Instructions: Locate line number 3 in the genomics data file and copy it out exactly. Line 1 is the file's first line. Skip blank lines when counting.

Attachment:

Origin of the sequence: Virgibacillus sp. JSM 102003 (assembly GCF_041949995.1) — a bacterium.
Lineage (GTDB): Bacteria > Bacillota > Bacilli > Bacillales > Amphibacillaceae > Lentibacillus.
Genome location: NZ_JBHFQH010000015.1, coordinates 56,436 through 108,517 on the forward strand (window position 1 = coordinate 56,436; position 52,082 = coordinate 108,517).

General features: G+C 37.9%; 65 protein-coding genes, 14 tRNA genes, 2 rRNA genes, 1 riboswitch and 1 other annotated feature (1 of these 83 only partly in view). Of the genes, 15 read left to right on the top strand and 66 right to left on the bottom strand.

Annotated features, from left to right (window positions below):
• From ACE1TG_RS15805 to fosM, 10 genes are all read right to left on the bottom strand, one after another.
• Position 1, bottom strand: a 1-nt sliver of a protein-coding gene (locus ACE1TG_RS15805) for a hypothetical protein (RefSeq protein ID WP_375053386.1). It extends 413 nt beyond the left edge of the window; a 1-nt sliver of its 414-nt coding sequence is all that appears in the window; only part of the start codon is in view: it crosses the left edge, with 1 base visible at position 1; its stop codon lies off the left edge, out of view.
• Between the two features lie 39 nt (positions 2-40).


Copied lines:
Genome location: NZ_JBHFQH010000015.1, coordinates 56,436 through 108,517 on the forward strand (window position 1 = coordinate 56,436; position 52,082 = coordinate 108,517).